Last week, I attended a conference sponsored by the Mastery Transcript Consortium, a network of public and private schools dedicated to reimagining the way student achievement is assessed and represented. Friends joined MTC one year ago so that we could help shape the groundbreaking conversations taking place in this country around the traditional high school transcript, developed more than one hundred years ago, and its limitations in the modern world.
At this conference, held at Northeastern University, we each received a copy of the book Robot-Proof by Joseph Aoun, Northeastern’s President. In it, Aoun articulates the need for an “updated model of higher education,” for the age of artificial intelligence, one that “refits (students’) mental engines, calibrating them with a creative mindset and the mental elasticity to invent, discover, or otherwise produce something society deems valuable.” “Instead of training laborers,” he writes, “a robot-proof education trains creators.”
The premise of Aoun’s argument is, as his title suggests, the threat AI poses to work that we once thought could only be performed by actual humans. He cites as evidence of this coming change an “oft-quoted 2013 study from Oxford University (which) found that nearly half of U.S. jobs are at risk of automation in the next twenty years.” Developments since 2013, including large-scale usage of AI to automate work in such fields as law, finance, and other lucrative sectors of the economy, suggest that such a forecast is not far-fetched. What, he asks, needs to change about our model of higher (and by extension secondary) education in order to prepare our children to thrive in this rapidly shifting environment?
According to Aoun, the cure for what ails higher ed is an approach that he labels “humanics,” which develops mastery of relevant content as well as the “uniquely human cognitive capacities” that defy automation. The content to which he refers includes many traditional fields, but to these he adds “data literacy, technological literacy, and human literacy.” The human cognitive capacities (roughly akin to the habits of mind in our Teaching and Learning Paradigm) that he believes to be essential include systems thinking, entrepreneurship, cultural agility, and critical thinking. Perhaps not surprisingly, from the President of Northeastern, a university that has long promoted hands-on learning through its co-op program, he believes that in order for these qualities to become deeply ingrained, students “need to experience them in the intensity and chaos of real work environments such as co-ops and internships.”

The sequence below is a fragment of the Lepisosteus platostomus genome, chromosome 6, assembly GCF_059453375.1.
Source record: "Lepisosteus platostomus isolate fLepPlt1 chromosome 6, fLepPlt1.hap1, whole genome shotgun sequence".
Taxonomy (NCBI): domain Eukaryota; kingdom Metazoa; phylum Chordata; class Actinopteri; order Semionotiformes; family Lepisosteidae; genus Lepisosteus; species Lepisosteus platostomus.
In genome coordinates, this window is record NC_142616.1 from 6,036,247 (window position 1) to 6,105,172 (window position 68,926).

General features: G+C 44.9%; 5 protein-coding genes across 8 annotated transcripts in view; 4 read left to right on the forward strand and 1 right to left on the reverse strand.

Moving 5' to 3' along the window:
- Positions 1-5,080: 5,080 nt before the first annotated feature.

For me, reading Robot-Proof is profoundly affirming of the direction we’ve charted for teaching and learning at Friends School. We, too, believe that the mastery of content is only one component of a world-class education and that it must be complemented by the cultivation of a critical set of habits of mind and interpersonal skills. We, too, are eager to have our students take the knowledge they’ve created out into the world and put it to work in settings where they can see its value and appreciate its impact. And we, too, acknowledge that as the world around us becomes more automated, the value of uniquely human qualities is heightened, not diminished.
# # #
Are Robots Competing for Your Job? -- The New Yorker (Feb. 25, 2019)
The Workforce of the Future: The Skills Challenge Becomes More Apparent -- Forbes (Jan. 22, 2019)